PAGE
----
Resisting triangulation and putting fire in the belly
It’s a tale as old as time. Ed Miliband even joked about it back in 2011 after his nose operation to correct a deviated septum — referring to the realignment of his nose he knowingly joked “Typical Labour leader… he gets elected and everything moves to the centre.”
The history of the Labour left is dogged by triangulation and compromise — moving to the centre to chase votes. Corbyn’s election promised a new dawn of principled politics, a chance to start again, for the withered a marginalised Labour left to forge a new path and a new identity.
Yet the same problems occur. The recent comments on immigration by Clive Lewis MP are a symptom. The rhetoric coming from John McDonnell, a man who described himself as a socialist only months ago but now gives speeches about his fiscal credibility rule (http://www.bbc.co.uk/news/business-35780703) which revamps some of the argument from Ed Miliband’s “triple lock” pledge of 2015 (http://www.mirror.co.uk/news/uk-news/ed-miliband-promises-no-extra-5508798)
Labour let the Snoopers Charter pass through parliament and when it came to a vote about whether Blair mislead parliament over the case to go to war with Iraq (answer: yes he did) Labour MPs had a free vote which most of them used to let Blair off the hook. You have to pick your battles in politics but this is getting ridiculous.
The point of this provisional balance sheet isn’t to sow doom into people’s hearts. Parliamentary politics is a horrendous exercise in soul destroying compromise, it is a process by which even the most fire brand of socialists are taught to “bend the knee to power”. There are a number of reasons why left wingers move right in parliament, from ‘institutionalisation’ to the ‘aristocratic embrace’ to the sheer pressure of the media and the other MPs to give ground on issues in order to win elsewhere to the fear of losing their seats through being seen as making unpopular choices.
The point isn’t to despair whenever it happens — but it is to consider what can be done to bolster the left’s position. How can a left movement put pressure on its MPs to help slow down the process of triangulation or to stiffen their resolve?
Two key ingredients are necessary. The first as Michael Foot explained in the 1970s “No left MP can be effective if there is no mass opposition outside parliament.” That is the crux of the issue at this stage. Without protests, strikes, direct action and mass campaigns, the left MPs are just stuck in parliament surrounded by industrial lobbyists, Tories and Labour MPs who carry a small portrait of Neil Kinnock around in their wallets. Left MPs are at their best when they are in parliament advocating on behalf of the people who are mobilised outside, it puts fire in their bellies. Not just the concerns for the poor and the marginalised, which is a passive relationship, but if they can act as tribunes of the people in parliament who are themselves fighting for their rights and to improve their situations.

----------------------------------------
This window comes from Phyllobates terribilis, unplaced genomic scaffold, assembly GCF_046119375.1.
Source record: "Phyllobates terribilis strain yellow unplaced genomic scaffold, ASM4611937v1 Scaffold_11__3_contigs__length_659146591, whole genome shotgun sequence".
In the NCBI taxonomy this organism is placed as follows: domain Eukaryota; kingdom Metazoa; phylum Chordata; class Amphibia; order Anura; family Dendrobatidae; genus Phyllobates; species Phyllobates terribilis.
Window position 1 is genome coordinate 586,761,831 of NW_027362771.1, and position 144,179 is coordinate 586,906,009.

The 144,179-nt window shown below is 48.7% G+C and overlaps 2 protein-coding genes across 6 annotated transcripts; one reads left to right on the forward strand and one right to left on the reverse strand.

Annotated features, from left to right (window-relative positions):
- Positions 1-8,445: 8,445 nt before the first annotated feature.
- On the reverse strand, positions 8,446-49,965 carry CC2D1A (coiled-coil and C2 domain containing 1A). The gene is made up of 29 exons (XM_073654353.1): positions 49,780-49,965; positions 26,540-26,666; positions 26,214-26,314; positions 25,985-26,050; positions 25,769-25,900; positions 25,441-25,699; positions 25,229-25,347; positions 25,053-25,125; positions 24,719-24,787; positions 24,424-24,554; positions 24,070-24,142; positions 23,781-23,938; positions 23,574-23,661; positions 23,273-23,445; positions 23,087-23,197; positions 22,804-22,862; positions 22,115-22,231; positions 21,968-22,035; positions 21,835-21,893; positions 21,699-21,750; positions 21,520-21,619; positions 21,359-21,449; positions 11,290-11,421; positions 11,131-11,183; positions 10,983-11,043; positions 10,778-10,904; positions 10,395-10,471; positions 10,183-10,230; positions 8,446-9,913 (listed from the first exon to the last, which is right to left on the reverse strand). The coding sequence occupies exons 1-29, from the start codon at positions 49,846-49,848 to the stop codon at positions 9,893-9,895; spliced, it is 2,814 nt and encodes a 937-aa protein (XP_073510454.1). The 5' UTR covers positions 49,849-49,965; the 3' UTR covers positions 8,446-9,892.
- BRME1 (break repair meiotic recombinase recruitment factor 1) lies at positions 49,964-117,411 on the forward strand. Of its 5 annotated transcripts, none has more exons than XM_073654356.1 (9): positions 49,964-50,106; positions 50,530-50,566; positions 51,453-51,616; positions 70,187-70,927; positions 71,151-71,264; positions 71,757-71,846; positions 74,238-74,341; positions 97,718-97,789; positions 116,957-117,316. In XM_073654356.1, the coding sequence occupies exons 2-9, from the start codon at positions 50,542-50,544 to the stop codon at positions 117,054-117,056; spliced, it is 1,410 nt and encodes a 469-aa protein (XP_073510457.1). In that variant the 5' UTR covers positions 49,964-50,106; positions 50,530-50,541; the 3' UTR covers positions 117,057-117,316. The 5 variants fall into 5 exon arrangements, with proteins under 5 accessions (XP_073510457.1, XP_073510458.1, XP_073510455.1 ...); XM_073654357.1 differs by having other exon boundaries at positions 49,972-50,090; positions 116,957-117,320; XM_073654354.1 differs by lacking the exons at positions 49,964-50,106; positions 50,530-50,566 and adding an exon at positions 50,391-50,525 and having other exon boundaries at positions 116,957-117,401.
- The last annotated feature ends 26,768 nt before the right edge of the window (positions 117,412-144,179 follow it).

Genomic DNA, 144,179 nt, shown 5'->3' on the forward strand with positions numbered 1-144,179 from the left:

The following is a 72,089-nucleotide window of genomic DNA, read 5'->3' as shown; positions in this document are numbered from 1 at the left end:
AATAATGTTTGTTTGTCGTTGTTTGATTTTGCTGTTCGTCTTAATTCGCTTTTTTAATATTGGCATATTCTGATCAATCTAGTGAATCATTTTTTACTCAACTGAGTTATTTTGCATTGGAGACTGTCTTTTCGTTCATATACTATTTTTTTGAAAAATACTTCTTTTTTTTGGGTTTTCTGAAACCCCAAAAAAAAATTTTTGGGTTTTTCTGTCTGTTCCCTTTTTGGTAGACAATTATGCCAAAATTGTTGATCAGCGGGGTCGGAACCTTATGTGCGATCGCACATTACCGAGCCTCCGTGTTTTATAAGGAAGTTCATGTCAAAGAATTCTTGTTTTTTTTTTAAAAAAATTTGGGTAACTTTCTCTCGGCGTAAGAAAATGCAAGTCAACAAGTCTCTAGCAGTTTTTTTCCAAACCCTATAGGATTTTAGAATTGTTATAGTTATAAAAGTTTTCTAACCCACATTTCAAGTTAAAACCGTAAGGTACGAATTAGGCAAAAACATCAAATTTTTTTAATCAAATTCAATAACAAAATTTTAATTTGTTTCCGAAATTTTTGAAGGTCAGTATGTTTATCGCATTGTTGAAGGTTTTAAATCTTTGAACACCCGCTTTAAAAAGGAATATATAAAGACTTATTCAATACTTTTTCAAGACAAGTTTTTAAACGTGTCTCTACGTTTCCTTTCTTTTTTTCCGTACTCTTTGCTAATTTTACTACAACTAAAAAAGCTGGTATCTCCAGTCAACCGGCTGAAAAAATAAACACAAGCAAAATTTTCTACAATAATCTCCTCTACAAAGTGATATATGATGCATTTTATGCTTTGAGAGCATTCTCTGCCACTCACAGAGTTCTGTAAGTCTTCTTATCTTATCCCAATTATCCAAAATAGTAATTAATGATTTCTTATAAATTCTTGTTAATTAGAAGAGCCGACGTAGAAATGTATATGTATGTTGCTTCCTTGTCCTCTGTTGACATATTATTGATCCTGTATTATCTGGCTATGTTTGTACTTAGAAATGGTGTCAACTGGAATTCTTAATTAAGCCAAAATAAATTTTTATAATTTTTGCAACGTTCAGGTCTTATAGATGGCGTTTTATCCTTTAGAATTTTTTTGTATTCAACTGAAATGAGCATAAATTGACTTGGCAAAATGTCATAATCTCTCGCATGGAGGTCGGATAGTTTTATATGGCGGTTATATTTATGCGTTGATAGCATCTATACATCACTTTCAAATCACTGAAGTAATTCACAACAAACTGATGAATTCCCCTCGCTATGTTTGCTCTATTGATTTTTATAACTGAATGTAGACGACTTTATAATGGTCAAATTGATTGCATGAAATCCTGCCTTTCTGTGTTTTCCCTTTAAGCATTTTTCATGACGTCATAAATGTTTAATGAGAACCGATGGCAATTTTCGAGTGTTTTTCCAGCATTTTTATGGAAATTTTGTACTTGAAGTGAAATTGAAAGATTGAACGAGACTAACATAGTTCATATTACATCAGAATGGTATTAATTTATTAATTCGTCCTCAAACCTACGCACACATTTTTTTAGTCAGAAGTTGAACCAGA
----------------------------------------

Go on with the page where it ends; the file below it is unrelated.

Putting fire in the belly is crucial — we need more anger. For God-sake people are dying because of the benefits regime, people are going hungry and using food banks, child poverty is through the roof and the housing crisis is getting worse. Things are miserable — let’s see some of that popular anger against the elites that the right are tapping into used by the left. Down with the callous 1% and their monstrous regime! (Hopefully someone can work on that and make it a more catchy slogan.)
The other key element is politics. That might sound obvious but the left needs to be clear what its policies are and what it is campaigning on. For instance, are we fighting to defend freedom of movement in the Brexit negotiations? Are we campaigning to increase Corporation Tax to 28% (as it was under Brown)? Are we prioritising bringing in a Trade Union Bill of rights, not just scrapping the current obnoxious Trade Union Act?
All of those policies require an understanding of what the priorities are and a commitment to arguing them out in Labour, the trade unions, co-ops and certainly with our MPs. Without clear politics the Labour left is just flapping in the wind, unable to play any serious role.
And this brings us to Momentum. With 20,000 members it is a drop in the ocean of the 600,000 members of Labour. But it is still a large force that could be used to both build social movements and to put the necessary pressure on the parliamentarians to ensure they don’t triangulate Labour out of existence. All of that requires internal democracy and policies that help define what kind of campaigns Momentum is running.
No doubt most people will review the first year of Momentum’s existence with some concerns, no matter what side of the current debate you are on. Apart from the excellent phone banking around the NEC elections and the Labour leadership contest, Momentum hasn’t done much. The NHS campaign has taken months to launch and even then it has no drive or energy behind it, even though it is clearly an issue that Labour could win big on. The coming conference in February is a chance to give Momentum a new lease of life and position it to help boost some of the exciting ideas that galvanised so much support for Jeremy Corbyn in 2015.
The left can resist the inevitable triangulation and institutionalisation but it will have to act quickly. Time is not on our side.